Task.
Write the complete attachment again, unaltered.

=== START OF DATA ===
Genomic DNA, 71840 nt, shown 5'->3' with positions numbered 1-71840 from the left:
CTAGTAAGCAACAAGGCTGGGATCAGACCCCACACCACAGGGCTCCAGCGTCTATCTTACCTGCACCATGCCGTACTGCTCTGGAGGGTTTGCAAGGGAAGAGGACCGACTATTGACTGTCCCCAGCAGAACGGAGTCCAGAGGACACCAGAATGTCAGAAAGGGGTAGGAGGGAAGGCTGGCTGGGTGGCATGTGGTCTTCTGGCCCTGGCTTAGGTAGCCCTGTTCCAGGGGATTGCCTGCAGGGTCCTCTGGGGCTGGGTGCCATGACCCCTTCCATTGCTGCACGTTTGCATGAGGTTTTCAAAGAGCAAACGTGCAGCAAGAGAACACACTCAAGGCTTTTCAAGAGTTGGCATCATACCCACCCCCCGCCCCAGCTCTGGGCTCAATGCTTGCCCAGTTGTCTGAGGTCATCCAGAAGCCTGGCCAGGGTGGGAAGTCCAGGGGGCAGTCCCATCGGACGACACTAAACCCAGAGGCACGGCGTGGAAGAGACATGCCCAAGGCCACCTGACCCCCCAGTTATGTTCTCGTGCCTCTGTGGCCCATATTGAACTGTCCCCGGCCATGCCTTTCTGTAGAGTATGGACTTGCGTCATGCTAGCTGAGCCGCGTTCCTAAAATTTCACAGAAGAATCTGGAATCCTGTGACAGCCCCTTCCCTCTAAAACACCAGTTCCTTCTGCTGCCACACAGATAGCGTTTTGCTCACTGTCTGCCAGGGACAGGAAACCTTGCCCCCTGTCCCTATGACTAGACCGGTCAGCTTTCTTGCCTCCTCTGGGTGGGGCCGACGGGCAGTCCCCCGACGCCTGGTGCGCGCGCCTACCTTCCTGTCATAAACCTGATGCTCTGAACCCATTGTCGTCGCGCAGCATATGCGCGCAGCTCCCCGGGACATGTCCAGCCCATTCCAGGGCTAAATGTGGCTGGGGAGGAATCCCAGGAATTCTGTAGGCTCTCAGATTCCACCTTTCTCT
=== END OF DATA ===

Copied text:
Genomic DNA, 71840 nt, shown 5'->3' with positions numbered 1-71840 from the left:
CTAGTAAGCAACAAGGCTGGGATCAGACCCCACACCACAGGGCTCCAGCGTCTATCTTACCTGCACCATGCCGTACTGCTCTGGAGGGTTTGCAAGGGAAGAGGACCGACTATTGACTGTCCCCAGCAGAACGGAGTCCAGAGGACACCAGAATGTCAGAAAGGGGTAGGAGGGAAGGCTGGCTGGGTGGCATGTGGTCTTCTGGCCCTGGCTTAGGTAGCCCTGTTCCAGGGGATTGCCTGCAGGGTCCTCTGGGGCTGGGTGCCATGACCCCTTCCATTGCTGCACGTTTGCATGAGGTTTTCAAAGAGCAAACGTGCAGCAAGAGAACACACTCAAGGCTTTTCAAGAGTTGGCATCATACCCACCCCCCGCCCCAGCTCTGGGCTCAATGCTTGCCCAGTTGTCTGAGGTCATCCAGAAGCCTGGCCAGGGTGGGAAGTCCAGGGGGCAGTCCCATCGGACGACACTAAACCCAGAGGCACGGCGTGGAAGAGACATGCCCAAGGCCACCTGACCCCCCAGTTATGTTCTCGTGCCTCTGTGGCCCATATTGAACTGTCCCCGGCCATGCCTTTCTGTAGAGTATGGACTTGCGTCATGCTAGCTGAGCCGCGTTCCTAAAATTTCACAGAAGAATCTGGAATCCTGTGACAGCCCCTTCCCTCTAAAACACCAGTTCCTTCTGCTGCCACACAGATAGCGTTTTGCTCACTGTCTGCCAGGGACAGGAAACCTTGCCCCCTGTCCCTATGACTAGACCGGTCAGCTTTCTTGCCTCCTCTGGGTGGGGCCGACGGGCAGTCCCCCGACGCCTGGTGCGCGCGCCTACCTTCCTGTCATAAACCTGATGCTCTGAACCCATTGTCGTCGCGCAGCATATGCGCGCAGCTCCCCGGGACATGTCCAGCCCATTCCAGGGCTAAATGTGGCTGGGGAGGAATCCCAGGAATTCTGTAGGCTCTCAGATTCCACCTTTCTCT